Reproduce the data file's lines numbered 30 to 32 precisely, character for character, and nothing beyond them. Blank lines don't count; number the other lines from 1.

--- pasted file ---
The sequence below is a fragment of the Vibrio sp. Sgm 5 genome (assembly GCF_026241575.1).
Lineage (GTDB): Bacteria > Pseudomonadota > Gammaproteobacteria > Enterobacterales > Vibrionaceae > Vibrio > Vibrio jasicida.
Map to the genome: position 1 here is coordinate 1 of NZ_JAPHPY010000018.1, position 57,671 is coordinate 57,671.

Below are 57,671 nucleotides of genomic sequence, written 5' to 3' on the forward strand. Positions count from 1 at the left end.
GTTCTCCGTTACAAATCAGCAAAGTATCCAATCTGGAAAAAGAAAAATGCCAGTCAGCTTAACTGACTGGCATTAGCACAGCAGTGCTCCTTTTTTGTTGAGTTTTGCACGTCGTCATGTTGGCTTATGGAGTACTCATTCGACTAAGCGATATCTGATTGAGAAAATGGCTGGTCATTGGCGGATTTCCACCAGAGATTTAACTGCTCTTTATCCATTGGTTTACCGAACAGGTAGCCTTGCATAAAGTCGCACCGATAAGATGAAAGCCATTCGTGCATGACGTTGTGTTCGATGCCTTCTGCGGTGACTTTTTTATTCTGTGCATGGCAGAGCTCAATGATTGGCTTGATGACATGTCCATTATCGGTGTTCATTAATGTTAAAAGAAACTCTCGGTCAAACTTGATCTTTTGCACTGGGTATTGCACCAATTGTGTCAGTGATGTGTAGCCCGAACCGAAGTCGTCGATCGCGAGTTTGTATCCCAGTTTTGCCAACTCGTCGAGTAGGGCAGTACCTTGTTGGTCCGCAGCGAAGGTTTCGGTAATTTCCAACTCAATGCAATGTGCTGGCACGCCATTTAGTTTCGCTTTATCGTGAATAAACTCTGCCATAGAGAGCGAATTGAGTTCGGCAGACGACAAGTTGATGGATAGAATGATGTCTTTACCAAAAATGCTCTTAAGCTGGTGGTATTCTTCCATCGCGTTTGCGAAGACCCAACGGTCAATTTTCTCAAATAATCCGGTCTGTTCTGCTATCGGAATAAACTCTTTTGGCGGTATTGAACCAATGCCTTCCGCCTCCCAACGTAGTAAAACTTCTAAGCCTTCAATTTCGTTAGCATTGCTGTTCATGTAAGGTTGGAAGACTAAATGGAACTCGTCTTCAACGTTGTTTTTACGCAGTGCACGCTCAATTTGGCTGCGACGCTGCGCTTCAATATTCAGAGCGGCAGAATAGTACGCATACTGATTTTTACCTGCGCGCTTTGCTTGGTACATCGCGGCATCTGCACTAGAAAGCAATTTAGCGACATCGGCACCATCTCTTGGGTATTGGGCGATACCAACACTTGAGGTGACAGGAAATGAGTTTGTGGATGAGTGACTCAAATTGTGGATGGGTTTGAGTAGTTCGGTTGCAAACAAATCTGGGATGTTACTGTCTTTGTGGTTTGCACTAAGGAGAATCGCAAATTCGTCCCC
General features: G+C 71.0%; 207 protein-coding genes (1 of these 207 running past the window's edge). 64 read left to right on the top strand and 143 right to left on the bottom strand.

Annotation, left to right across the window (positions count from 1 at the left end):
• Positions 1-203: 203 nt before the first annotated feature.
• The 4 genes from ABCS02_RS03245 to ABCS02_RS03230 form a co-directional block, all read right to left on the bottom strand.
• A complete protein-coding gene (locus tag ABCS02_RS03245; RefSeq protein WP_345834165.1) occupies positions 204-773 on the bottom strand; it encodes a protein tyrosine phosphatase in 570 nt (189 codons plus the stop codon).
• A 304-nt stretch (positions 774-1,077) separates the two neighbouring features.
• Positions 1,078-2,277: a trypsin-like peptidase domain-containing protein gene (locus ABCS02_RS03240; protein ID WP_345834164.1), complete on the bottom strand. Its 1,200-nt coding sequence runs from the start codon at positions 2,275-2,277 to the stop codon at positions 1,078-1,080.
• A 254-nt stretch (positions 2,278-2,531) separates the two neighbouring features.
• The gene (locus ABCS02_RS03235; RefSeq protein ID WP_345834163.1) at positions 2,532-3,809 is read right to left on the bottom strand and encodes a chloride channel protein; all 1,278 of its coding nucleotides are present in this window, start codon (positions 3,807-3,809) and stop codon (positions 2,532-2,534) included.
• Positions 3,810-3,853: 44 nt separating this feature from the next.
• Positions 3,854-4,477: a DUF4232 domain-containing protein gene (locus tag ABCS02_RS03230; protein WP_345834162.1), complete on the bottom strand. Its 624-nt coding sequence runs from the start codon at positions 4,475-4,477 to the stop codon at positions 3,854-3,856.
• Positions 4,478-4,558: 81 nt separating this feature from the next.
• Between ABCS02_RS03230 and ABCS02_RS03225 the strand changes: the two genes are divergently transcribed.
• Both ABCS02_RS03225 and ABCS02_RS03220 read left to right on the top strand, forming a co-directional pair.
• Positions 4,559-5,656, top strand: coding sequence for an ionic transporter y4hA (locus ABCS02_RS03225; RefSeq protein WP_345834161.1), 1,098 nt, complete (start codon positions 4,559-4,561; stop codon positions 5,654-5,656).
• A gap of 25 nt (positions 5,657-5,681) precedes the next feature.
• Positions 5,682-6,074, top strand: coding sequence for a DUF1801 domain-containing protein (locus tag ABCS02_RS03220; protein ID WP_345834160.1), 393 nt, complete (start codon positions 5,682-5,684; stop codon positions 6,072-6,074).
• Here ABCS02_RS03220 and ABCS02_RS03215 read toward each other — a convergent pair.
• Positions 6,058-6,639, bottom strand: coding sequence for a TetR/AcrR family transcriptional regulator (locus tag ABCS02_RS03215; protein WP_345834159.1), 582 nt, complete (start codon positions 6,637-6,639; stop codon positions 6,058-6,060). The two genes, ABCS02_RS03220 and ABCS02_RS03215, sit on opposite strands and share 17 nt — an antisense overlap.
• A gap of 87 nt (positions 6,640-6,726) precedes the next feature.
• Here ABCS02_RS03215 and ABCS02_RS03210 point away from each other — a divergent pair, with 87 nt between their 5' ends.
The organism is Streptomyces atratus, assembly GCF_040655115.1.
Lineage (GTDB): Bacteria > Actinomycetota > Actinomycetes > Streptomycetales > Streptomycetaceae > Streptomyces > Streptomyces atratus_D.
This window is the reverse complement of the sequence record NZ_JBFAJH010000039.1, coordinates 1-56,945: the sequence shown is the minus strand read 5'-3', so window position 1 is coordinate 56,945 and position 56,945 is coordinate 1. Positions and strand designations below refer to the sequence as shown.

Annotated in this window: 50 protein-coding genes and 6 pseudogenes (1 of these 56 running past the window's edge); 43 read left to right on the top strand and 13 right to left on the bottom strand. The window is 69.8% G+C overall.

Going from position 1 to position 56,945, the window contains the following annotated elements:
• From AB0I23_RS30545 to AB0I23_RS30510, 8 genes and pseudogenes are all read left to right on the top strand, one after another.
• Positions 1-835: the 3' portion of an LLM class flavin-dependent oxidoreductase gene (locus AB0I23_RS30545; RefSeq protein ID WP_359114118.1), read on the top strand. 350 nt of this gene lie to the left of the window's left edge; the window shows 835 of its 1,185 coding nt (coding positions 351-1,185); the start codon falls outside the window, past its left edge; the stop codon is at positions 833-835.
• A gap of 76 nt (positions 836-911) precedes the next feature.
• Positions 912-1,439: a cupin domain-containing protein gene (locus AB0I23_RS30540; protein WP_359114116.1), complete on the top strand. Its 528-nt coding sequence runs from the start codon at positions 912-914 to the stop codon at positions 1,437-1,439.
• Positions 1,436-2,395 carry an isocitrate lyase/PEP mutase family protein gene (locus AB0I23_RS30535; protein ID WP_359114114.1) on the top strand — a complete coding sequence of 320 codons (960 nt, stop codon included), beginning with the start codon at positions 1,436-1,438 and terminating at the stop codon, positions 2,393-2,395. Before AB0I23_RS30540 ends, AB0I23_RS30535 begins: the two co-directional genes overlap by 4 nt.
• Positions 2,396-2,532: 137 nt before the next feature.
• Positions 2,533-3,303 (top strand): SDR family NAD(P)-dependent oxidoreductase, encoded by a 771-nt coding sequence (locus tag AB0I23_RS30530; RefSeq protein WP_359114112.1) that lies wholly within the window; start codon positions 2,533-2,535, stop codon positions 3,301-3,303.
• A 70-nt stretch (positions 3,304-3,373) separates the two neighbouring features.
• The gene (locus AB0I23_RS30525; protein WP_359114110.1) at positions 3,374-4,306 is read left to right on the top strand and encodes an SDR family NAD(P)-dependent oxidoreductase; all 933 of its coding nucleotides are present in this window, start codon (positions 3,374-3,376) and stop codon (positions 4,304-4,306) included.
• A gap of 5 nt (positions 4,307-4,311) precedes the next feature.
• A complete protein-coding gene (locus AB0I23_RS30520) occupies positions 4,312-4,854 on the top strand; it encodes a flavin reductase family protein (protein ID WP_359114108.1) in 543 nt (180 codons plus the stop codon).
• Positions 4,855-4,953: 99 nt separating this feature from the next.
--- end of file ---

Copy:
Annotated in this window: 50 protein-coding genes and 6 pseudogenes (1 of these 56 running past the window's edge); 43 read left to right on the top strand and 13 right to left on the bottom strand. The window is 69.8% G+C overall.

Going from position 1 to position 56,945, the window contains the following annotated elements:
• From AB0I23_RS30545 to AB0I23_RS30510, 8 genes and pseudogenes are all read left to right on the top strand, one after another.